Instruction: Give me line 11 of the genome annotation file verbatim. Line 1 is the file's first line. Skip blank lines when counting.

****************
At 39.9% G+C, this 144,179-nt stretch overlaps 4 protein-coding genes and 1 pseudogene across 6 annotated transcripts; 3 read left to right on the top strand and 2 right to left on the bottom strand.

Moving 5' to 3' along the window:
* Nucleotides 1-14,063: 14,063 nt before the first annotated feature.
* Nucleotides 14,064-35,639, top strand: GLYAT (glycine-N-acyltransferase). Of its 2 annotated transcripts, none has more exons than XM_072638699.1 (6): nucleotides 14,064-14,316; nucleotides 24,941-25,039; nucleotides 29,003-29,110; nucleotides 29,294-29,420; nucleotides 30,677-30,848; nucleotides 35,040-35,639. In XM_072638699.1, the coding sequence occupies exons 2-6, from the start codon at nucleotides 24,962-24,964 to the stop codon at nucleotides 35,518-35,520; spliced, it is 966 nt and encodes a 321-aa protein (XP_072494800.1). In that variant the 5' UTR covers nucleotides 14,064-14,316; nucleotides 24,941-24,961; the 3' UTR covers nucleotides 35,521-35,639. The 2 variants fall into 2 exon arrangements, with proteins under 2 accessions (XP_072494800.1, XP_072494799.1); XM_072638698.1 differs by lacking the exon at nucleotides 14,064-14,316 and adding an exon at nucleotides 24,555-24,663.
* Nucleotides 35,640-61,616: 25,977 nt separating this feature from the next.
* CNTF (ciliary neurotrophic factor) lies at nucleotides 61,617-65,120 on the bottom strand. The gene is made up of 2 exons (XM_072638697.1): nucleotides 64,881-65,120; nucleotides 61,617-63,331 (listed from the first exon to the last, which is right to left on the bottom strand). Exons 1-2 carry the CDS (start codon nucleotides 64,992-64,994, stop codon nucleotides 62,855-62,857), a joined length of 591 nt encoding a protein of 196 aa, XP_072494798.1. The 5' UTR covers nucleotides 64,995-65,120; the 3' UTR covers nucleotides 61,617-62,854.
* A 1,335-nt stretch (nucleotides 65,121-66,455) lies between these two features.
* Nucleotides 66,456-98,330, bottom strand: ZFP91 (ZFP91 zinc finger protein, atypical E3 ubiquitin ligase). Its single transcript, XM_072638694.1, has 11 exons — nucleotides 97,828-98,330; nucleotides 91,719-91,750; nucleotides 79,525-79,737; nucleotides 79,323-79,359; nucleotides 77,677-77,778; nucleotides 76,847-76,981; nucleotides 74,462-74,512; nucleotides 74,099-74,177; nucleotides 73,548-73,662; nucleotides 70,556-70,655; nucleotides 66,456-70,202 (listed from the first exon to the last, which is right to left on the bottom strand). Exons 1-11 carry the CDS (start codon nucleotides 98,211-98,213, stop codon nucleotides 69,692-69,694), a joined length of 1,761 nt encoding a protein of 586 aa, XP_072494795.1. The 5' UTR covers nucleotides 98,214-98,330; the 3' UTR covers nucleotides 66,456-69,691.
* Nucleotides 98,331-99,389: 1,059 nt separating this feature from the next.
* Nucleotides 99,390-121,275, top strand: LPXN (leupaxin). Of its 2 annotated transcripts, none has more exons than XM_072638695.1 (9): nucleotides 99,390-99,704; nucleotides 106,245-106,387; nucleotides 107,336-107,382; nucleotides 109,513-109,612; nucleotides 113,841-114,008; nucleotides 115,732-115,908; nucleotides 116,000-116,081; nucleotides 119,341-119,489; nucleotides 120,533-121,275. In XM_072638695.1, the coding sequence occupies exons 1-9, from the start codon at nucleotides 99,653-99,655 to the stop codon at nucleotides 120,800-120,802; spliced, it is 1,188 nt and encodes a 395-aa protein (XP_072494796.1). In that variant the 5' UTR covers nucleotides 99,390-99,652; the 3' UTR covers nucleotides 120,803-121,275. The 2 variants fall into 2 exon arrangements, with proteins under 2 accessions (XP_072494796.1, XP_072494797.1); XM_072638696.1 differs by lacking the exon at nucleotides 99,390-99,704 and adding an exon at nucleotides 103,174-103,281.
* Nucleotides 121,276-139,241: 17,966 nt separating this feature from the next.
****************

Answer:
* Nucleotides 121,276-139,241: 17,966 nt separating this feature from the next.